In order to get highly allocated wine, you need to be on the winery’s mailing list in order to receive your allocation. Before you will get on the mailing list, you will first join the waiting list for that mailing list, as the mailing list has limited capacity.

What’s so scary about the waiting list? You have no idea how long will it take for you to transition from waiting list to the mailing list. I was on the waiting list for about seven years in order to get on Cayuse mailing list. I’m waiting for more than seven years now to get on Saxum and Sine Qua Non mailing lists with no end in sight. So yes, if you want access to the wine, you will have to learn to wait.

That’s about all there is to the allocated wines and mailing lists. I would like to make it clear – mailing list is one of the sources of allocated wines – but it is the only option if you want to be fully in charge of what you will be buying. Wine distributors in the USA also hold positions on various mailing lists and they get access to the allocated wines exactly as individuals do. However, their allocations are also limited,  and different stores have different access to those wines. Yes, you can definitely rely on the stores as your source of the allocated wines – for example, Wades Wines in California offers an amazing selection of the allocated wines – but you still have to hunt down the wines you want to drink.

At the beginning of this post, I said that we will be talking about wine collections. So far I explained how you can get wines for your collection – but as someone who had been hunting down collectible wines for a while, I would like to give you a number of suggestions for the wines I consider of being worthy of anyone’s collection – and worth hunting them down and waiting on the lists. Or at least, worthy of most anyone’s collection – for instance, if you don’t like Zinfandel wines as a category, Turley and Carlisle might not be wines you will be interested in. I’m not going to recommend any individual wines – below are the wineries I suggest you will get on the waiting lists for mailing lists, including a short explanation as to why I’m recommending them. I’m also including links for your convenience. The list sorted alphabetically without implying any preferences.

Alban Vineyards

Rhône-style specialist located in Edna Valley in California. Produces both whites and reds. Alban Syrah is a riot, and Alban Viognier might be the best in the country – among other wines. One release per year.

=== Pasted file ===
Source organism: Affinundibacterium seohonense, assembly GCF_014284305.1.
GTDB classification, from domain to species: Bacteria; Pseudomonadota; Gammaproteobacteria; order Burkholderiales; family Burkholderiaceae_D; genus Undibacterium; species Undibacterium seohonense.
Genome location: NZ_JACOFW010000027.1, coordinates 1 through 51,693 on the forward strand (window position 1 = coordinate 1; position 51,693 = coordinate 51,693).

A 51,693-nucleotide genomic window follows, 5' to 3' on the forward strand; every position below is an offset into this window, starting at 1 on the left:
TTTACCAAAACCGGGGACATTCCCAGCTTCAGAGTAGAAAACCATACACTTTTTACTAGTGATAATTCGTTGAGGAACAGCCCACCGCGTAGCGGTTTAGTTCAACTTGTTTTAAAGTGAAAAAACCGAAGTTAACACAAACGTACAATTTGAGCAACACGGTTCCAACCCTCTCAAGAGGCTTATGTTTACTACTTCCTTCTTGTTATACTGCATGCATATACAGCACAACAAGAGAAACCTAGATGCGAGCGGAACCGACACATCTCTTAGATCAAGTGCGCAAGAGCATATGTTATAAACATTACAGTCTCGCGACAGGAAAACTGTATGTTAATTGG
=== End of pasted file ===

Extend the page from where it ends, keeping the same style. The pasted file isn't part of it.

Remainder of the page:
Carlisle Winery

Zinfandel and Syrah specialist. Produces also a number of white wines (Gruner is amazing) and few of the red blends. The wines are released twice a year. Allocations are typically guaranteed until the expiration date of the offer. Majority of the wines are under $50. Wines can be ordered as individual bottles.

Cayuse Vineyards

One of the very best wineries in the country, located in Walla Walla, Washington. Produces predominantly red wines – Syrah and Grenache rule, but Cabernet and Bordeaux blends supposed to be outstanding. Didn’t have a pleasure of tasting the Cayuse wines yet, but have high expectations. The wines are sold in the 3-packs, so 3 bottles is the smallest quantity you can buy. One release per year.

Horsepower Vineyards

The winery takes its name from the fact that all the heavy work in the vineyards is done using horses. Another winery from Washington and closely affiliated with Cayuse through Christophe Baron, the winemaker at Cayuse. Produces only Syrah and Grenache. If you like Syrah, Horsepower Syrah is amazing. One release per year, 3-pack offering only.

No Girls Wines

yet another project of Christophe Baron. Syrah, Grenache, and Tempranillo from Washington. Delicious, terroir-driven wines. One release per year, all wines are available as 3-packs only.

Peter Michael Winery

Chardonnay, Pinot Noir, and Cabernet Sauvignon specialist out of Napa. The wines are simply outstanding. Two releases per year. Wines are available in single bottle quantities. Allocations are not guaranteed – first come, first serve.

Saxum Vineyards

the winery, located in Paso Robles in California is focused only on 3 varieties – Syrah, Grenache and Mataro (they prefer to use the popular Australian name for Mourvèdre grape). Their wines supposed to be amazing – I’m still waiting (for 7 years now) to find out how amazing.

Sine Qua Non

the legend. I should really stop right here and not even try to describe this winery. Might be the most cult winery in the United States – it’s either Sine Qua Non or Screaming Eagle. These wines are impossible to get (unless you have a spare $1000 – then run to Benchmark Wine website, they have one bottle available at that price). Sine Qua Non makes supposedly amazing wines in California (the winery calls Santa Barbara home), each wine in each vintage having a unique name and unique label. I’m waiting for about 7 years already and will continue to do so.

Turley Wine Cellars

best known as Zinfandel and Petite Sirah specialists from Paso Robles. Turley produces 47 wines from 50 vineyards. When it comes to Zinfandel, Turley is often considered a hallmark of Zinfandel expression. In addition to Zinfandel and Petite Sirah, Turley produces a small number of whites, plus a number of red blends. A few years ago Turley even started making their own Cabernet Sauvignon wines, called The Label. Most of the wines are priced under $50, with a few exceptions. Two releases per year, plus separate end of the year release for The Label. All wines can be acquired in the single quantities. Your allocation is not guaranteed – first come, first serve.

There you go, my collector and future collector friends – my explanations about inner workings of the desirable (allocated) wines, and the list of the wines I find worth waiting for. I’m sure many of you have your own take on wine collecting and wines worth hunting down – use the comments section to share your opinion with everyone.

Hope you will find this useful. Cheers!

An update: After this post was published, I received a number of suggestions for the lists worth waiting for. I have very little knowledge of most of these wines, but as they came recommended, I will list them here so you can do your own research and make your own decisions: Abreu Vineyards, Aubert Wines, Brand, Hourglass, Quilceda Creek Winery, Scarecrow Wine, Schrader Cellars, Vérité.